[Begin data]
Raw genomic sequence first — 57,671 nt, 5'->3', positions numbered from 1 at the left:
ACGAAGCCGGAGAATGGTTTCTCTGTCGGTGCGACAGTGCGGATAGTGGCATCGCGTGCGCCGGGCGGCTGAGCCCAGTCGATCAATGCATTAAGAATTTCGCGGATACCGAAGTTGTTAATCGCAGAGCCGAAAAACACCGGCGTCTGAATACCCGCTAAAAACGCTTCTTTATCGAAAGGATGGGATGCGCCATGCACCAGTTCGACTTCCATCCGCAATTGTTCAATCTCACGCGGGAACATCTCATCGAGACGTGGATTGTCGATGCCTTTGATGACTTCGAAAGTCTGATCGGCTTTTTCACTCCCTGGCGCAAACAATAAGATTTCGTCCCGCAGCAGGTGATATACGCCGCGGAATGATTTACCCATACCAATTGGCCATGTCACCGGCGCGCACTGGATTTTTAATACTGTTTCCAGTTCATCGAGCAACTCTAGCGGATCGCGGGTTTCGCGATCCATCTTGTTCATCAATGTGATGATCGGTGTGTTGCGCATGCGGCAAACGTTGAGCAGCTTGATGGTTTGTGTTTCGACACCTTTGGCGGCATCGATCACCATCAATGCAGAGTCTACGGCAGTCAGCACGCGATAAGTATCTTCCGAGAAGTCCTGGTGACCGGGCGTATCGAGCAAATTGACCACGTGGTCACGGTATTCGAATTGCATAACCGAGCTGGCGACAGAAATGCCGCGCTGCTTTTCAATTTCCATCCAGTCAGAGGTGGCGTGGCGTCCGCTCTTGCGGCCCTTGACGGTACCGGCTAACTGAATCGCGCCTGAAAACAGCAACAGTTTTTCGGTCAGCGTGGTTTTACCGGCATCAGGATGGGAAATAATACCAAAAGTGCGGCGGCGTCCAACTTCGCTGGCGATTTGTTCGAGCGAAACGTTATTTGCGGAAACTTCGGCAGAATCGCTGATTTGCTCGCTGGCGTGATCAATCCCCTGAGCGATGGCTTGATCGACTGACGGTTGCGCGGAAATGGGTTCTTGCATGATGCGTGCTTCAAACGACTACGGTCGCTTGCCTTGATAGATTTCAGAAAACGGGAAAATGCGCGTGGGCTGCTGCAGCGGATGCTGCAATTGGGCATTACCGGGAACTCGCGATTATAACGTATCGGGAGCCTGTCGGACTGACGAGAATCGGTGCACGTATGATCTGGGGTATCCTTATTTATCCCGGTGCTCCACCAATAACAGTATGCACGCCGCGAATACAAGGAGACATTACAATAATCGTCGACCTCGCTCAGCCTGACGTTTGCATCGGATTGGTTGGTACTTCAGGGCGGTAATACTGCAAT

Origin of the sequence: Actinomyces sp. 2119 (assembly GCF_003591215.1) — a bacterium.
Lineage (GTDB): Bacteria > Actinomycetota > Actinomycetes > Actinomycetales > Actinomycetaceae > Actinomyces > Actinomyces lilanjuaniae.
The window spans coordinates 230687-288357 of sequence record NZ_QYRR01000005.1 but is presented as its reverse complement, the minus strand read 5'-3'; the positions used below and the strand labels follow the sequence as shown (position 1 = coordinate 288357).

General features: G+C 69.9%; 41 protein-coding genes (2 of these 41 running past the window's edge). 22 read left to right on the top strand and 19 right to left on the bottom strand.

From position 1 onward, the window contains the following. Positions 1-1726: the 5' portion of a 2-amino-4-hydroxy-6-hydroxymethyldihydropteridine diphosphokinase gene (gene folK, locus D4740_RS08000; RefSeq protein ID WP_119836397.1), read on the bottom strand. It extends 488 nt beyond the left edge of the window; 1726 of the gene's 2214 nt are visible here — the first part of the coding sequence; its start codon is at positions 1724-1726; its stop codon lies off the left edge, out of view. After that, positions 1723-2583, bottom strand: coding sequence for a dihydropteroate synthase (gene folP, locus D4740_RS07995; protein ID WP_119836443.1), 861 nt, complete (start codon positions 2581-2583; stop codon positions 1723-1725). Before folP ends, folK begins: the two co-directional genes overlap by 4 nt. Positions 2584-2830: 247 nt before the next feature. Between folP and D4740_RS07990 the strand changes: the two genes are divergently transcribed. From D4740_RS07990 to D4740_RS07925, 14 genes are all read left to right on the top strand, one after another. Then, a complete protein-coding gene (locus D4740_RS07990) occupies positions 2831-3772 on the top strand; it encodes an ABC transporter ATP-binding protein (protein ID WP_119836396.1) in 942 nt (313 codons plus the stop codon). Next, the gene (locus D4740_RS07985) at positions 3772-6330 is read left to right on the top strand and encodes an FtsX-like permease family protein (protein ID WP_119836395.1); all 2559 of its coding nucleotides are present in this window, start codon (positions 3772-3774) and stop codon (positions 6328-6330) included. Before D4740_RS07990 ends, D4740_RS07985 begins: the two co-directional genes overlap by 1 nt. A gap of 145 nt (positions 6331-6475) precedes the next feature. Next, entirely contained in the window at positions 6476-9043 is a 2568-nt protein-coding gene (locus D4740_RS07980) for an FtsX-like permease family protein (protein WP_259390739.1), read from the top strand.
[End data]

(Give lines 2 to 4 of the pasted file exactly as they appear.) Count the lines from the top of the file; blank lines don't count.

ACGAAGCCGGAGAATGGTTTCTCTGTCGGTGCGACAGTGCGGATAGTGGCATCGCGTGCGCCGGGCGGCTGAGCCCAGTCGATCAATGCATTAAGAATTTCGCGGATACCGAAGTTGTTAATCGCAGAGCCGAAAAACACCGGCGTCTGAATACCCGCTAAAAACGCTTCTTTATCGAAAGGATGGGATGCGCCATGCACCAGTTCGACTTCCATCCGCAATTGTTCAATCTCACGCGGGAACATCTCATCGAGACGTGGATTGTCGATGCCTTTGATGACTTCGAAAGTCTGATCGGCTTTTTCACTCCCTGGCGCAAACAATAAGATTTCGTCCCGCAGCAGGTGATATACGCCGCGGAATGATTTACCCATACCAATTGGCCATGTCACCGGCGCGCACTGGATTTTTAATACTGTTTCCAGTTCATCGAGCAACTCTAGCGGATCGCGGGTTTCGCGATCCATCTTGTTCATCAATGTGATGATCGGTGTGTTGCGCATGCGGCAAACGTTGAGCAGCTTGATGGTTTGTGTTTCGACACCTTTGGCGGCATCGATCACCATCAATGCAGAGTCTACGGCAGTCAGCACGCGATAAGTATCTTCCGAGAAGTCCTGGTGACCGGGCGTATCGAGCAAATTGACCACGTGGTCACGGTATTCGAATTGCATAACCGAGCTGGCGACAGAAATGCCGCGCTGCTTTTCAATTTCCATCCAGTCAGAGGTGGCGTGGCGTCCGCTCTTGCGGCCCTTGACGGTACCGGCTAACTGAATCGCGCCTGAAAACAGCAACAGTTTTTCGGTCAGCGTGGTTTTACCGGCATCAGGATGGGAAATAATACCAAAAGTGCGGCGGCGTCCAACTTCGCTGGCGATTTGTTCGAGCGAAACGTTATTTGCGGAAACTTCGGCAGAATCGCTGATTTGCTCGCTGGCGTGATCAATCCCCTGAGCGATGGCTTGATCGACTGACGGTTGCGCGGAAATGGGTTCTTGCATGATGCGTGCTTCAAACGACTACGGTCGCTTGCCTTGATAGATTTCAGAAAACGGGAAAATGCGCGTGGGCTGCTGCAGCGGATGCTGCAATTGGGCATTACCGGGAACTCGCGATTATAACGTATCGGGAGCCTGTCGGACTGACGAGAATCGGTGCACGTATGATCTGGGGTATCCTTATTTATCCCGGTGCTCCACCAATAACAGTATGCACGCCGCGAATACAAGGAGACATTACAATAATCGTCGACCTCGCTCAGCCTGACGTTTGCATCGGATTGGTTGGTACTTCAGGGCGGTAATACTGCAAT

Origin of the sequence: Actinomyces sp. 2119 (assembly GCF_003591215.1) — a bacterium.
Lineage (GTDB): Bacteria > Actinomycetota > Actinomycetes > Actinomycetales > Actinomycetaceae > Actinomyces > Actinomyces lilanjuaniae.